20 Babysitting Tips Every New Sitter Should Know
Babysitting isn't merely about being present in someone's home and occasionally looking at the child to make sure he or she is still breathing. Your children need to realize that babysitting means they are responsible for anything that happens to the one they are watching. It is a great responsibility, and there is an immense amount of trust one needs to have in a babysitter.
20 Babysitting Tips
1. Emergency Contacts—The first thing your child needs to establish is who to call in the event of an emergency. This includes where the parents are going to be while your kid is babysitting.
2. Know Your Limitations—There is nothing wrong with turning down a job that may be too difficult for your child to accomplish. Young babysitters may have a hard time dealing with special needs children, for example.
3. Punctuality—A babysitting job should be viewed like any other. Parents don't want to be kept waiting if their babysitter is late. Your child needs to know that if he or she is late, it could cause a ripple effect making everyone else late as well.
4. Family Communication—Your child needs to keep in communication with you as well as his or her employer. Keeping you informed can help eliminate any miscommunication as to what is going on.
5. Interactivity—Your teenager needs to know how to be interactive with the child. He or she is babysitting, and social media and chatting with friends needs to be put on the back burner.
6. Feedback—Parents appreciate honest feedback about how the day of babysitting went. Teach your child that communication with a parent about the situation is not the same as being a "tattle-tale."
7. Payment—Most babysitting jobs can be negotiable when it comes to pay, but your child should have a basic idea of what his or her time is worth.
8. Entertaining—Providing entertainment for the one being babysat can help your teen keep control of the situation. Help them develop a good regimen of fun that can keep the child engaged.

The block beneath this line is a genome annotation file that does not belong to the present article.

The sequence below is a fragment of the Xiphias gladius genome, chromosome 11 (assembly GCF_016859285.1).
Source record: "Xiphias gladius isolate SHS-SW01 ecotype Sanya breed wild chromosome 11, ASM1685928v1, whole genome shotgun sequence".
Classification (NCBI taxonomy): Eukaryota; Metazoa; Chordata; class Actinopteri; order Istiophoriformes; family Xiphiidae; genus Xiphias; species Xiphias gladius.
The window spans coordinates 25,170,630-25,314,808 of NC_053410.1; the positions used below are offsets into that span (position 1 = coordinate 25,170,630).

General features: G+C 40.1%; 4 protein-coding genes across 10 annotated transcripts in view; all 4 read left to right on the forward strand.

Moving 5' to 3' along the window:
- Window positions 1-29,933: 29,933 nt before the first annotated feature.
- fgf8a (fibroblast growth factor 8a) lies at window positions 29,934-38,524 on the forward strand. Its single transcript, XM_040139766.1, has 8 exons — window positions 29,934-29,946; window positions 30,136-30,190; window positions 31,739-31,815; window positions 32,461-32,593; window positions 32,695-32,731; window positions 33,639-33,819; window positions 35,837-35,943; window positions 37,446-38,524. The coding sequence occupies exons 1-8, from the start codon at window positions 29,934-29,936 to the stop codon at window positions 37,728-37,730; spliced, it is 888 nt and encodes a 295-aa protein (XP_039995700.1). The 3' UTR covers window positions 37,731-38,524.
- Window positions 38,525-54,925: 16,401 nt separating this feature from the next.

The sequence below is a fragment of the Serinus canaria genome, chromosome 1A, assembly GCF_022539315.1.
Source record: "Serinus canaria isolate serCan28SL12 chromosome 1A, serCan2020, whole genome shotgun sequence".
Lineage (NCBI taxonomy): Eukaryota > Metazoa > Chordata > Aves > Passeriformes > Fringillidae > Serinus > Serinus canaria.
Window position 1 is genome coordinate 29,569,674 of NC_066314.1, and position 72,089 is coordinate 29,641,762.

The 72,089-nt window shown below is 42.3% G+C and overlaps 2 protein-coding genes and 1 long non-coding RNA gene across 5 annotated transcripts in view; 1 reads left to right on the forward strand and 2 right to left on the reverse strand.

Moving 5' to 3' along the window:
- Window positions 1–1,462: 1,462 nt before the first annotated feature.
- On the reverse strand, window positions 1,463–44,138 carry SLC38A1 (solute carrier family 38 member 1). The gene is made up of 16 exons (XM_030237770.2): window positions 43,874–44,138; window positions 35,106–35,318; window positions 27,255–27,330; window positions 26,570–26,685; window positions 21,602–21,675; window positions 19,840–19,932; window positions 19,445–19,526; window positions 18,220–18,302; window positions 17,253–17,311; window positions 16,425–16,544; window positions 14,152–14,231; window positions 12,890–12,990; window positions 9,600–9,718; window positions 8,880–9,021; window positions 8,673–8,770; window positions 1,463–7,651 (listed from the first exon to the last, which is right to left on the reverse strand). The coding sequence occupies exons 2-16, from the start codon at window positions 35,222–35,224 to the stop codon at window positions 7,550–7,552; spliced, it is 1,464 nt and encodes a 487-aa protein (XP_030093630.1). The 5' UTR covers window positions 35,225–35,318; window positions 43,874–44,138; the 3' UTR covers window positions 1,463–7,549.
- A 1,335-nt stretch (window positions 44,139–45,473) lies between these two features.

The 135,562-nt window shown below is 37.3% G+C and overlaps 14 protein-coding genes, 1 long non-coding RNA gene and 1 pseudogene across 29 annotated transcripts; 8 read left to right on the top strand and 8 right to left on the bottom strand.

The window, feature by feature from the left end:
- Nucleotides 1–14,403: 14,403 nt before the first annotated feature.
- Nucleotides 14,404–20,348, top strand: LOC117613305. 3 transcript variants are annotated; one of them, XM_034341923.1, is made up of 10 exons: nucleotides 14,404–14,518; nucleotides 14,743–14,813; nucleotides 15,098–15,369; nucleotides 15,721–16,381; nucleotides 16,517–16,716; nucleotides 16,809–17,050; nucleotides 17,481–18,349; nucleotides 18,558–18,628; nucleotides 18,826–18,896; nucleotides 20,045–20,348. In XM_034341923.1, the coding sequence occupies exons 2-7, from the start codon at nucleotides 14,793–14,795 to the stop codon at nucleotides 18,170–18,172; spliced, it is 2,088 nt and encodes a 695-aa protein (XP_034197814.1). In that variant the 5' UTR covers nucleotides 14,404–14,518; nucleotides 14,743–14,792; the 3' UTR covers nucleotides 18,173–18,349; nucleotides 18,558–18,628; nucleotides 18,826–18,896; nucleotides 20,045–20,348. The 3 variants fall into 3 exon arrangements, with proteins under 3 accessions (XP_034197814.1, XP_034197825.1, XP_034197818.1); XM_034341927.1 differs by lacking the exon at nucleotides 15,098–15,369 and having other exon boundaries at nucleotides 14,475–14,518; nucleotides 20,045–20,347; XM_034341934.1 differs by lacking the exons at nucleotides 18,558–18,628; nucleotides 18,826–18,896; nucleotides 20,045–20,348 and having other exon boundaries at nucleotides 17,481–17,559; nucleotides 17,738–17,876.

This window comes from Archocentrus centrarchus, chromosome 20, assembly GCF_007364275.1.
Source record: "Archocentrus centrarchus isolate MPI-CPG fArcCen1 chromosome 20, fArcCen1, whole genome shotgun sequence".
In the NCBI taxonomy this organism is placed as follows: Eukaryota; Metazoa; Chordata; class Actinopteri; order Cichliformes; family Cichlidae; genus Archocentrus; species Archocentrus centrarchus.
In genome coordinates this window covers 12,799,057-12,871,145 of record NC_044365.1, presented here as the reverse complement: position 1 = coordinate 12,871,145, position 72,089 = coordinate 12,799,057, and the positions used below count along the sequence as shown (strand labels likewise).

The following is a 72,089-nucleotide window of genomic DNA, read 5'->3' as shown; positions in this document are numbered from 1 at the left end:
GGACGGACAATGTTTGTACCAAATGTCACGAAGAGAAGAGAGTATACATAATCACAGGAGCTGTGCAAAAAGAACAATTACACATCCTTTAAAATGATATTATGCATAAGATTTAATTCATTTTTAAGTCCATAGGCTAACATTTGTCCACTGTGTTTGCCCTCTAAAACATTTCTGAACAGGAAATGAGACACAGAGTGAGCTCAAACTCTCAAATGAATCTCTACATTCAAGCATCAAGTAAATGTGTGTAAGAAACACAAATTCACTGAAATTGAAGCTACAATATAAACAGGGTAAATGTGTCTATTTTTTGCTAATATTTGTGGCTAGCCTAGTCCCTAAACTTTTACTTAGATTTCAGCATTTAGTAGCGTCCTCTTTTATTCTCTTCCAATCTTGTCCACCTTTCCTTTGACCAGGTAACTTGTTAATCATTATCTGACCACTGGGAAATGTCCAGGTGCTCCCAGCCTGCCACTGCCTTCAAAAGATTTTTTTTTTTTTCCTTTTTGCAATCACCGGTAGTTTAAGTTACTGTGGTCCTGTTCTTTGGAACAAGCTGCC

9. Foods—One important aspect of babysitting is knowing what foods the child can and cannot eat. Your babysitter doesn't want to inadvertently cause an allergic reaction if he or she is preparing meals or snacks.
10. Discipline—Not every form of disciplinary action is accepted in all homes. Your babysitting kid needs to know what are acceptable forms of corrective action should the child disobey.
11. Who Are They?—A good idea for your babysitting child is to get to know the family he or she will be working for prior to the job. This will help determine if the job will be a good fit.
12. Congeniality—The babysitter needs to have a certain level of congeniality between themselves and who it is they work for.
13. Emergency Procedures—Your child needs to know the emergency procedures for evacuation for fire, earthquake, tornado, or any other natural disaster your area may experience.
14. Friendliness—Instruct your teen to try and befriend the child they are babysitting. A friend can be more respected than a sitter and the child could respond much better.
15. Self-sufficiency—Your teen needs to be prepared for any contingency and how to walk away from circumstances that may put him or her in danger. If the parents of the child come home drunk, your teen should know better than to accept a ride home from them.
16. Protection—Your child should know by now how to protect themselves when in the home alone. Locking all doors, windows, and ignoring strangers at the door can keep the household safe.
17. Rules of the Home—Your child needs to know and follow the rules of the home that he or she is babysitting in. These rules were developed for a reason and it's not your teen's place to question what works for the other family.
18. CPR or First Aid—Courses in CPR are offered in a variety of locations for free. Local fire departments are usually a great resource for these training courses for teenagers.
19. Training Courses—Many areas offer babysitting courses through social services or even high school counselors. Any child care development training can be beneficial for the prospective babysitter.
20. Permission—Make sure your child knows that he or she always needs to have your permission before taking a babysitting job.
Although most of the best methods for babysitting are common sense, you'd be amazed at how often these small tidbits of information are overlooked. If your own child is preparing his or her own babysitting job, make sure they are ready for the situation. Like any other job, the more knowledge one has, the more successful the one is.
When do you think it is a good time to start letting your children babysit for other people?
Picture courtesy of FlickrRachel Thomas is an ex-babysitting pro as well as a professional writer and blogger. She is a graduate from Iowa State University and currently writes for www.babysitting.net. She welcomes questions/comments which can be sent to firstname.lastname@example.org.
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